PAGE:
My Blue Mind Thousands have lived without love, not one without water. — W. H. Auden You didn’t come into this world. You came out of it, like a wave from the ocean. You are not a stranger here. — Alan Watts
If you wonder what inspires me to create certain subject matter it can be complex. I’ve surfed and skied all my life. My morning ritual is a hot shower…back to the warm womb of water. My backpacking trips usually included lakes and streams. I love jacuzzis and steam rooms. Water is much of a fascination as opposed to being just a fear, like big waves, but there is much more to it, so thus the long-time creation of water studies into artworks. Water is a cool color, usually blue, one of my favorite colors. I find it as being most appealing, as the water, a life form, beckons me to be drawn towards it.
There is something magical and magnetic about being near water whether it be the ocean, rivers, or other bodies of water. Apart from the practical reasons that our bodies need water to survive and that water is necessary for many other functions of day-to-day living, this factor of appeal and being drawn to water has gone on for many thousands of years.
When you consider the fact that our bodies consist of almost 70% water, it is clear that just on a biological level there is a key connection to water, based on likeness alone.
For most people, looking at water triggers the body into releasing chemicals called endorphins. Endorphins are produced by the central nervous system and pituitary gland and they help one to relax, reduce pain and make you feel good. Endorphins can reduce stress and anxiety. Because of this, water can genuinely give you a “feel-good” feeling. Think of how many times you have sat or stood looking out over the water and felt calmer and less stressed as a result. Undoubtedly you have observed other people doing the same.
I believe one factor that plays a part in drawing people to water is “rhythm”. By that, I mean if you are near the ocean there is a rhythmic or recurring motion that occurs such as waves repeatedly flowing in and flowing out – there is a continuous repeated motion. In a river, the water is repeatedly flowing which creates its own but different rhythm. The recurring lapping water on the edges of the rivers or lakes is another kind of rhythmic action. Water that is static and has much less recurring motion or flow (less rhythm), while still valued, seems to be less appealing than water with motion and rhythm.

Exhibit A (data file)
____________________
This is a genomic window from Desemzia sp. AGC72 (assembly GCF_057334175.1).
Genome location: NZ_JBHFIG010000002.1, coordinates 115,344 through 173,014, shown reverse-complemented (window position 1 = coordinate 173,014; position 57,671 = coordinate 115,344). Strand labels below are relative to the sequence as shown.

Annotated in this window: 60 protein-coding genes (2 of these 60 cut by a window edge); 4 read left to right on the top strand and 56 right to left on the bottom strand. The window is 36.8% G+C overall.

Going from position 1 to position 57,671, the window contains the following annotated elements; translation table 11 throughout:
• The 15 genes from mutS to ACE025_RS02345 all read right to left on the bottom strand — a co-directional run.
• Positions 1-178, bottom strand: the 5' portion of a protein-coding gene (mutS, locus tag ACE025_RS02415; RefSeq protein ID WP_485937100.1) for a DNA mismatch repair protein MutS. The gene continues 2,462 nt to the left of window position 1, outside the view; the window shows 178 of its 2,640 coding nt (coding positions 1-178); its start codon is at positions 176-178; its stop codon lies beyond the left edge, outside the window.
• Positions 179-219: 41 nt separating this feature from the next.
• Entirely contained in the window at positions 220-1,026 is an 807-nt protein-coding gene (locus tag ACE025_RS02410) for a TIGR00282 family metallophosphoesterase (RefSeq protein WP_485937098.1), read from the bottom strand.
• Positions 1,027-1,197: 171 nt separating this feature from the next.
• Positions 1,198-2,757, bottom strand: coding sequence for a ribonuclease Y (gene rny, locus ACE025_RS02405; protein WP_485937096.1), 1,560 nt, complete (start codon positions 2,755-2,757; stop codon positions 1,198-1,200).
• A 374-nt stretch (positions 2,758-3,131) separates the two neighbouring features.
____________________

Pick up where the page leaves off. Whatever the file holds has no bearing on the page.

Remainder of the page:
Water with its own rhythmic pattern generally produces yet another form of rhythm which is that of sound – moving water produces a regular and repeated pattern of sound. Think of the crashing waves in the ocean or the sound of a bubbling brook or river. This sound has a calming and relaxing effect as well – or at least adds to the rhythmic effects of water.
Rhythmic motion or action seems to play a pretty important part in making people feel relaxed, calmer, less stressed, or simply feel good and thus adds to the appeal and draw of water. Look at the rhythmic actions of kids going back and forward on a swing, sitting in a rocking chair going back and forward, and rocking a baby back and forward. There are so many other examples of rhythmic action that people like to do in life, it could be concluded that rhythm is considered, knowingly or unknowingly, as a key part of helping to relax, relieve stress or make you feel better in some way.
But people tend to have a tolerance for how much rhythm they like to have. If the rhythmic motion or rhythmic sound is not enough or more than they can tolerate then the calming, relaxing and other beneficial qualities of that rhythm become less. You don’t generally see people going to a raging ocean or flooding stream to relax and calm down.
The ocean has always been my remedy for relieving tension, stress, and anxiety. As soon as I jump in my worries are lost. Since moving away from Santa Barbra California, to go to SAIC, it has been imperative that I live no further than a bike ride away from the beach. I need easy access to the water at all times.
When I truly began comprehending the healing power of the ocean, I couldn’t help but notice how many others felt the same way I did. Surfers, swimmers, kids with a grin from ear to ear… it became apparent that the ocean serves as medicine for many. All of this inspired me to discover just how science plays a part in our love for the sea.
Scientists have been able to delve into the depths of the human brain to help understand why we do what we do. Advancements made in recent years have allowed us to study and expand what we know about human perception, emotions, empathy, creativity, health, healing, and, in this case, our relationship with the water.
Marine biologist Wallace J. Nichols believes that we all have a “blue mind that is a mildly meditative state characterized by calm, peacefulness, unity, and a sense of general happiness and satisfaction with life at the moment.” According to Wallace, this is triggered when we’re in or near water.
“We are beginning to learn that our brains are hardwired to react positively to water and that being near it can calm and connect us, increase innovation and insight, and even heal what’s broken,” Nichols continued. “We have a blue mind, and it’s perfectly tailored to make us happy in all sorts of ways that go way beyond relaxing in the surf, listening to the murmur of a stream, or floating quietly in a pool.”